HARARE, Zimbabwe (AP) — Who’s in charge in Zimbabwe? What just happened? Here’s a look at the players in a fast-moving political drama that has President Robert Mugabe, the world’s oldest head of state, in military custody.

FILE – In this Nov. 8, 2017, file photo, Zimbabwe’s President Robert Mugabe, left, and his wife Grace Mugabe chant the party’s slogan during a solidarity rally in Harare, Zimbabwe. Zimbabwe’s army said Wednesday, Nov. 15, 2017, it has Mugabe and his wife in custody and is securing government offices and patrolling the capital’s streets following a night of unrest that included a military takeover of the state broadcaster. (AP Photo/File)



The wily, 93-year-old Mugabe has led the once-prosperous southern African nation since independence from white minority rule in 1980, and many in the country know no other leader. Despite signs of his increasing frailty that include dozing off in meetings, stumbling and extended trips overseas for medical treatment, he has withstood multiple election challenges and years of U.S. sanctions. He appears to have stumbled badly with his firing last week of deputy Emmerson Mnangagwa, a longtime ally who had military support. The sacking led many in Zimbabwe to think that first lady Grace Mugabe was being positioned to succeed her husband and take up the post of vice president at a ruling party conference next month.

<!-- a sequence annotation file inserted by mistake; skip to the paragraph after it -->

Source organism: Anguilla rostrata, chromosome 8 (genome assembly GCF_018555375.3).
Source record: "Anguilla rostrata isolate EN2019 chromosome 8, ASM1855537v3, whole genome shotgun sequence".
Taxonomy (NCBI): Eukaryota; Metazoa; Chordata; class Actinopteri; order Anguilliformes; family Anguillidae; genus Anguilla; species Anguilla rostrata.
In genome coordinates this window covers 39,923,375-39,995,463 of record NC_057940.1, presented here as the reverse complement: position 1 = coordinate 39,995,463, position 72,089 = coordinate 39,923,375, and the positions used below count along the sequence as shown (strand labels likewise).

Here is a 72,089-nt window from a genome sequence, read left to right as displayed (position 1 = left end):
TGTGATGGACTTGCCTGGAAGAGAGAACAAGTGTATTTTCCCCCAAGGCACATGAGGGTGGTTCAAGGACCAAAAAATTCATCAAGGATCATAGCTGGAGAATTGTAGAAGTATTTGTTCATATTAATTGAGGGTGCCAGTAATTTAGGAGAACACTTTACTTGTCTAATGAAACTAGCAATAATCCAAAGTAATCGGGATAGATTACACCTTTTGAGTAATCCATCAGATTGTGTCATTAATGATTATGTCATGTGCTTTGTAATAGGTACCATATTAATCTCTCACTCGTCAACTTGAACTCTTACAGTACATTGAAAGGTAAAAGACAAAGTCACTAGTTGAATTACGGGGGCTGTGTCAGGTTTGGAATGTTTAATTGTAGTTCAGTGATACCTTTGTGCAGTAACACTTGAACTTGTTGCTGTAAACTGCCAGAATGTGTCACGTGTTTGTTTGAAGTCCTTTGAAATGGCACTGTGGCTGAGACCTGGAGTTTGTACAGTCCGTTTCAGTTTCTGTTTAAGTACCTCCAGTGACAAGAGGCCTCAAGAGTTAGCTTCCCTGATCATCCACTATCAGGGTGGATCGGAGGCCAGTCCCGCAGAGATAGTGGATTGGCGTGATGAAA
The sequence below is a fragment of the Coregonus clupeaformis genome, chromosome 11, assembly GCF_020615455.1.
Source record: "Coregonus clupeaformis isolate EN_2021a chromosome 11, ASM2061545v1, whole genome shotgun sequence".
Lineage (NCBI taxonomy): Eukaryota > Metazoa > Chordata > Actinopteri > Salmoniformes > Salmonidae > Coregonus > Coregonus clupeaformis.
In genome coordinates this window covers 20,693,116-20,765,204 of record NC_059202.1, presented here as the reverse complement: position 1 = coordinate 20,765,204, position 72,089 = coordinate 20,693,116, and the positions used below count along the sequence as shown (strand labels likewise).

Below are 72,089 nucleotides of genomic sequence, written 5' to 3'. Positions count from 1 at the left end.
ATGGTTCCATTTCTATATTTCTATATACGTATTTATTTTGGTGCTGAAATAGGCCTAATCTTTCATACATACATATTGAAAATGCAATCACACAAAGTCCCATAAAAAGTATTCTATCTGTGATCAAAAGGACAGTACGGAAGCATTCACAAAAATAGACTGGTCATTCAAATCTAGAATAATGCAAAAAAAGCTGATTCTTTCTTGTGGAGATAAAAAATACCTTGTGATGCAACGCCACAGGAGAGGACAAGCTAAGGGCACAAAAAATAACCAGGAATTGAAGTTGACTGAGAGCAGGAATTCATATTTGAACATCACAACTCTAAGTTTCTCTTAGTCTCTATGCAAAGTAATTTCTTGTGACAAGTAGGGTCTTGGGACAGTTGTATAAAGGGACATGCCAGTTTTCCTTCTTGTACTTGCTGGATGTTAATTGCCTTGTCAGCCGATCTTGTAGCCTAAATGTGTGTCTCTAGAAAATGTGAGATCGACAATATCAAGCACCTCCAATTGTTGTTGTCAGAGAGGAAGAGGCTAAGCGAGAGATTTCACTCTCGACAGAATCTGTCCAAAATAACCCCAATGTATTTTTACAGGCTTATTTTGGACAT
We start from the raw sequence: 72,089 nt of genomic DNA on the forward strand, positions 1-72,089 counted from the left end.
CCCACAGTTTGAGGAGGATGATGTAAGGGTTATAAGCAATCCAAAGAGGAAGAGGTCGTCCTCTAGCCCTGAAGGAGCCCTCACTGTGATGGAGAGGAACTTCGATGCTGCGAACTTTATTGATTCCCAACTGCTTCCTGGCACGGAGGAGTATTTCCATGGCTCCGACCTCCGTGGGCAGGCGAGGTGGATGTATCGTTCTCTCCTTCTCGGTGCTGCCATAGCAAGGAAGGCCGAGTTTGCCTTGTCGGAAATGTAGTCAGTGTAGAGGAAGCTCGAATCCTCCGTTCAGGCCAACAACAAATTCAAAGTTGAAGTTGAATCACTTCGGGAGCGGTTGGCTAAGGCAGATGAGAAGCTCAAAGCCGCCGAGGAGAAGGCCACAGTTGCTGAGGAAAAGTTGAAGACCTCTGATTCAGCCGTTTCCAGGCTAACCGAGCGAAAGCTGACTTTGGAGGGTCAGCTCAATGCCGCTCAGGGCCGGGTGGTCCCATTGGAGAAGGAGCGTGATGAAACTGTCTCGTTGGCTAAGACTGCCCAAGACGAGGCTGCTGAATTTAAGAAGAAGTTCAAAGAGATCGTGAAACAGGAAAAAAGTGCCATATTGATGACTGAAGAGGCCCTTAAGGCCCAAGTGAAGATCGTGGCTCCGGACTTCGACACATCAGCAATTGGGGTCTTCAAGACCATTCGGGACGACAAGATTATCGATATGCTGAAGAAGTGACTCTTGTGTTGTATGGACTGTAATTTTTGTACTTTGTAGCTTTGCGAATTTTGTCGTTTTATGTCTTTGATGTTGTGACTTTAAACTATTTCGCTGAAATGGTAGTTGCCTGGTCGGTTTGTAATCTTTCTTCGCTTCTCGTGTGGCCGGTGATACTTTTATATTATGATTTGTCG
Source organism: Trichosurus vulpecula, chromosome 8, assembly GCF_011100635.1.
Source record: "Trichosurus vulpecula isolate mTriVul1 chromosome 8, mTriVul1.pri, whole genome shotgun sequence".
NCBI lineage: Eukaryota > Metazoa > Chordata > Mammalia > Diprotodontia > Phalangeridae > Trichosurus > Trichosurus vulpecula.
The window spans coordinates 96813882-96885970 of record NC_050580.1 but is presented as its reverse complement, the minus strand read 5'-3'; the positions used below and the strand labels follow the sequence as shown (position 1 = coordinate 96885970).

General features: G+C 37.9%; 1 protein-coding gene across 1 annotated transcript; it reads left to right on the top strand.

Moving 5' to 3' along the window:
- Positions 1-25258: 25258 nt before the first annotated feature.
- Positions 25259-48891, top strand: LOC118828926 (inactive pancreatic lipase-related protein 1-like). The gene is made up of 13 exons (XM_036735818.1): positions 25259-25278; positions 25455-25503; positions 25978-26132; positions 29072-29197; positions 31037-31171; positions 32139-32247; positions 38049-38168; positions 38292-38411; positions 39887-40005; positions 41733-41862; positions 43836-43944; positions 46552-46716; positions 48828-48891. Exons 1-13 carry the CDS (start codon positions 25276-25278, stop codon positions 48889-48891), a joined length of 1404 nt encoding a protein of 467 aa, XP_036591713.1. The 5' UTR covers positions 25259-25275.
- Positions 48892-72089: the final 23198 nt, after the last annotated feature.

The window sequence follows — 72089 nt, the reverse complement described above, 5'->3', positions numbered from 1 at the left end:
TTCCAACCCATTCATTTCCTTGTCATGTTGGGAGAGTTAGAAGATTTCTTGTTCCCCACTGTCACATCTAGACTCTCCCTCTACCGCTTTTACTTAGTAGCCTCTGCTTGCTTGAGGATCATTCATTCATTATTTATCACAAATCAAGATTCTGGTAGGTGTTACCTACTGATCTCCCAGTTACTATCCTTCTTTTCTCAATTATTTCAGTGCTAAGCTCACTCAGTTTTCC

FILE – In this Wednesday Feb, 10, 2016 file photo, Zimbabwean first lady Grace Mugabe, left, sits next to vice President Emmerson Mnangagwa at the Zanu pf headquarters in Harare. (AP Photo/Tsvangirayi Mukwazhi, File)


The 52-year-old first lady met the president years ago as a secretary in his office. She had an affair with Mugabe that produced his first surviving children and married the president after his first wife died. Her political profile has soared in the past few years and she has openly indicated her interest in the presidency, even publicly challenging her husband earlier this year to name a successor. She also has been a fierce defender of her ailing husband, declaring that he could run as a “corpse” in next year’s election and remain in power. The first lady, however, is not widely popular in Zimbabwe, where her lavish spending touches a nerve in a country whose economy has fallen apart. But she had appeared to have the support of the ruling party’s youth wing and led a faction of party leaders in their 40s and 50s in a growing generational divide.



Nicknamed the “crocodile” for his heavy-lidded gaze and ruthlessness, Mugabe’s once likely successor became the target of increasing insults by the president and his wife in recent weeks. Mugabe sacked him last week and accused Mnangagwa of plotting to take power through witchcraft. The 75-year-old Mnangagwa, a fellow veteran of the fight for independence from Rhodesia and long enjoying the military’s support as a former defense minister, fled Zimbabwe citing threats to him and his family. His whereabouts remain unclear. Both the army and the influential war veterans group have expressed support for him.



Monday’s unprecedented comments by the army commander warning against a purge of Mnangagwa supporters and other senior war veterans touched off the current drama. The statement by the 61-year-old Chiwenga also opened the first public rift between Mugabe and the military and set the country on edge. On Tuesday, armored personnel vehicles were seen on the outskirts of the capital, Harare, leading to the overnight turmoil that saw the army commandeer the state broadcaster and announce it had Mugabe and his family in custody.